Approximately every two years I attend a conference in Boston that falls the week after Thanksgiving—the Fall MRS meeting, where unfortunately MRS stands for Materials Research Society rather than Maibocks, Rauchbiers and Stouts. Between this conference and other work related travel I’ve probably been to Boston 9-10 times, but in all those trips I’ve never taken the opportunity to explore the local craft beer scene. This time I vowed it would be different and I’m happy to report that I was able to realize that rather modest goal. In part 1 of this post I will describe some of the local breweries and the beers that they make. In part 2 I will talk about my experiences finding bars and bottle shops where you can get good beer.
The list below contains a brief description of each of the breweries whose beers I was able to experience first-hand as a result of my trip. I’m not going to discuss the Boston Brewing Company (aka Sam Adams) because their products are widely available and probably familiar to you. Not that I’m bashing BBC, they make some quality and increasingly interesting beers. With the exception of Harpoon (and very recently Cambridge Brewing Company) none of these breweries distribute to Ohio. Before getting into the list here are some useful links:
- Full reviews can be found in the beer reviews section for several beers described below. Click on the name to see the review.
- Clicking on the name of the brewery will take you to the breweries website. If you are interested in the most up to date information about tours, tap room hours, beers and distribution, this would be your best source of information.
- Check out a beer map of Boston from the Beer Mapping Project. This is a cool interactive site that allows you to navigate a map of the Boston area and see where breweries, brew pubs, beer stores are located. Hint: Initially the map will be covered in dots, click on the homebrewing store, beer store and beer bar icons in the legend to remove all of the locations except breweries and brewpubs to simplify things and find the locations of places I talk about below.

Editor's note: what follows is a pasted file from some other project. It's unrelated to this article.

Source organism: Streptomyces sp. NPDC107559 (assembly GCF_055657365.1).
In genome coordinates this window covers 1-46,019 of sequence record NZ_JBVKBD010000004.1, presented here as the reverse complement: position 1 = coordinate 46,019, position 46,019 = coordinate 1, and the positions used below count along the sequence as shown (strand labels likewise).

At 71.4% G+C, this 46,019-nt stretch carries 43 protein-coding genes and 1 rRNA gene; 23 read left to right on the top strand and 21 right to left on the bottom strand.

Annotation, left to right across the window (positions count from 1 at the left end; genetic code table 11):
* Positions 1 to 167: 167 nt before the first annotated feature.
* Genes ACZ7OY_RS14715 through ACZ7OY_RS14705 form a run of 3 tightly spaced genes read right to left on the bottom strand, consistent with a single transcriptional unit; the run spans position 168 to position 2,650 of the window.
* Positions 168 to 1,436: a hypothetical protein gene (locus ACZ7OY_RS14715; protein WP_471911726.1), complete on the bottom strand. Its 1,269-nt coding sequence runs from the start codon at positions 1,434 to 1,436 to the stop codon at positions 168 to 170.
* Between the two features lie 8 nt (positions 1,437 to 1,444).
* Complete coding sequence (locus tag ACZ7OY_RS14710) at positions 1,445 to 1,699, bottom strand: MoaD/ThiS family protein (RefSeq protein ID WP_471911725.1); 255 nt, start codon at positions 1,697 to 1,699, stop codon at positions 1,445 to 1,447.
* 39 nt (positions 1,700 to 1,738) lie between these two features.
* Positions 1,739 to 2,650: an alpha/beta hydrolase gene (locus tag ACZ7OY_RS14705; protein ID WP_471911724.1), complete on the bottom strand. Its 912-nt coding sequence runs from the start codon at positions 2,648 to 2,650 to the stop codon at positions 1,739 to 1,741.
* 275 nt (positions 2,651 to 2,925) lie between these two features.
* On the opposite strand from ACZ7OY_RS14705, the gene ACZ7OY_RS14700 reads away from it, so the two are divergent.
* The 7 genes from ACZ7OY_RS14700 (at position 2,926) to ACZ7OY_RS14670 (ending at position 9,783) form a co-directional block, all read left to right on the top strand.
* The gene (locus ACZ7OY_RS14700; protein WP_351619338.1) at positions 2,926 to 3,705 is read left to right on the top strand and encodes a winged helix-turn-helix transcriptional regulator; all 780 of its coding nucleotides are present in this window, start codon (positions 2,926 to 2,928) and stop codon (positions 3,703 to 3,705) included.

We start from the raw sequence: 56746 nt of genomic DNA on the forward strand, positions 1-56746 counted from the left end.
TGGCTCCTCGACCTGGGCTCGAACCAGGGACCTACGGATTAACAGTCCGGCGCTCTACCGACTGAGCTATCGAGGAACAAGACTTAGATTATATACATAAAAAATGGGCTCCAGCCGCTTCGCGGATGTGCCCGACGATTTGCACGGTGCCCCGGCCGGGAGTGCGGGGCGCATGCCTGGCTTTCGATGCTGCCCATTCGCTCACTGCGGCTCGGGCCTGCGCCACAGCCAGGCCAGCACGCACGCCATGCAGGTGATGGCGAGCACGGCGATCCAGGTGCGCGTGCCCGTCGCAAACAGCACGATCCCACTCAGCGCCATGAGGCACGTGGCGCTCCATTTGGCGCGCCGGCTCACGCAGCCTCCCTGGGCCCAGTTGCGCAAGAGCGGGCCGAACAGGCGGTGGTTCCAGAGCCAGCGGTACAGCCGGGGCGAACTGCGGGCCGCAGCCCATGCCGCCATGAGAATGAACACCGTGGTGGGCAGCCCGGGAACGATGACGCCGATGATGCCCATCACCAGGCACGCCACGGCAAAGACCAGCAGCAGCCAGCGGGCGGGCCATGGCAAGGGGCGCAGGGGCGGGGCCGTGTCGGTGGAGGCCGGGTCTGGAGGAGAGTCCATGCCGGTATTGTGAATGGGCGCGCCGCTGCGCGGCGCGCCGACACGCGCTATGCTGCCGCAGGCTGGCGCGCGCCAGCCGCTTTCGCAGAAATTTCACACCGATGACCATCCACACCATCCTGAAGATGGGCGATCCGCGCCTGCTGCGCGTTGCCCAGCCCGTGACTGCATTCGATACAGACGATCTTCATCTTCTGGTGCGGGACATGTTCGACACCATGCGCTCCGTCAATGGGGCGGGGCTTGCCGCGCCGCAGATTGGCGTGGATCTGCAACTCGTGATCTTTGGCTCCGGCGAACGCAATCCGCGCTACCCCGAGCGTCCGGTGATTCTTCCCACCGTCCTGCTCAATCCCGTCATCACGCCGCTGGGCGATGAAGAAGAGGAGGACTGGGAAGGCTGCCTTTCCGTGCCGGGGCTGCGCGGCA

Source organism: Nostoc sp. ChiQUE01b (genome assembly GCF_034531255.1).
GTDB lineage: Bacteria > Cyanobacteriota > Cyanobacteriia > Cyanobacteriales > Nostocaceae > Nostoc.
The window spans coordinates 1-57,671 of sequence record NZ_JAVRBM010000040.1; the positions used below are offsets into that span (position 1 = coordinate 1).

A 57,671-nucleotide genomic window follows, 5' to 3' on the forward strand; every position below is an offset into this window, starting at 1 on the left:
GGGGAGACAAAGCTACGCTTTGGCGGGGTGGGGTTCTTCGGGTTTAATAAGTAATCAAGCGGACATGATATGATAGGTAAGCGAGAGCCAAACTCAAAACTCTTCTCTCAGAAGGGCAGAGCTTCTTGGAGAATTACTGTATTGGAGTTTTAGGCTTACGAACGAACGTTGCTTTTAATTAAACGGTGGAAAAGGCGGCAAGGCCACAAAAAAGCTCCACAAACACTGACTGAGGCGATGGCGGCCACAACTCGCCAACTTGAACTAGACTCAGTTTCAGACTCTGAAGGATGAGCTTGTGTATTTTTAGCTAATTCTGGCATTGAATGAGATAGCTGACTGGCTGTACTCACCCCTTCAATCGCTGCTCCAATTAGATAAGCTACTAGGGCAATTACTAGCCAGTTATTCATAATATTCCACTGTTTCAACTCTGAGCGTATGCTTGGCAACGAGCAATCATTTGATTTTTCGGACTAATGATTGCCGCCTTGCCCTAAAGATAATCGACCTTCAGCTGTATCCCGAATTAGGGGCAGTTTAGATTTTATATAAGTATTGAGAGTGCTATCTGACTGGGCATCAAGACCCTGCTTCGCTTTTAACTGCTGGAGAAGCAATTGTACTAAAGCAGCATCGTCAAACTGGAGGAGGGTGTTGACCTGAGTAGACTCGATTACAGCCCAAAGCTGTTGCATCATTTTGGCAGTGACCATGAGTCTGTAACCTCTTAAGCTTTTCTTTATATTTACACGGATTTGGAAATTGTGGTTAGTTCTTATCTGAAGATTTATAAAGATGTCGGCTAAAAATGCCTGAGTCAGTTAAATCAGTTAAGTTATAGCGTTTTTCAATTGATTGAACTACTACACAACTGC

Cambridge Brewing Company – Located in Kendall Square in Cambridge, not too far from the MIT campus. It is 4-5 block walk from the Kendall/MIT metro (T) stop to the brewpub. Founded in 1989, they claim to be the oldest brewpub in the Boston area. I went there with a group of friends for dinner and beers one night. It’s a well-lit place, with a friendly wait staff, and a menu that includes pizzas, burgers, and some more upscale entrees. It’s not so different from the menu at our own CBC (Columbus Brewing Company). My favorite beer of the night was a French farmhouse ale, Soleil d’Hiver. I also had an IPA called Hop X, brewed with experimental hops provided by hop growers HopUnion, which I thought was kind of cool. I finished the night with a Belgian Double IPA called The Audacity of Hops, which was made with both American (Simcoe, Chinook & Amarillo) and German (Hallertauer & Spalt) hops. The latter beer was a hop bomb that was more “Double IPA” than “Belgian”. I also brought back a bottle of Tripel Threat, their Belgian-style tripel, which is reviewed over in the Beer Reviews section. (Editors Note: Last week I saw bottles of The Audacity of Hops and Tripel Threat at Savor Market, so Columbus residents you can go try a Cambridge Brewing Company beer for yourself and let me know what you think. If you like DIPAs The Audacity of hops is certainly worth a try.)
Pretty Things Beer and Ale Project – Pretty Things is actually brewers Dann and Martha Paquette, who are tenant brewers, meaning that they rent space in other breweries to brew their beers (this approach is also called gypsy brewing). I’ve read some good things about them and the attendant at the bottle shop (Urban Grape) recommended them highly. I brought back one bottle from this brewery, an English-style Nut Brown Ale called Saint Botolph’s Town that was delicious. See my review for a full description. Their flagship beer is a Saison made with American hops called Jack D’Or. There wasn’t enough room in my suitcase for this one, but I wish I would have made space for it and bumped out something else. Obviously there is no tap room or brewery to visit. (Editors Note: I just heard a radio piece on the new American Trappist Brewery, Spencer, and it turns out that Dann Paquette of Pretty Things is also the advisor to the monks who do the brewing at Spencer).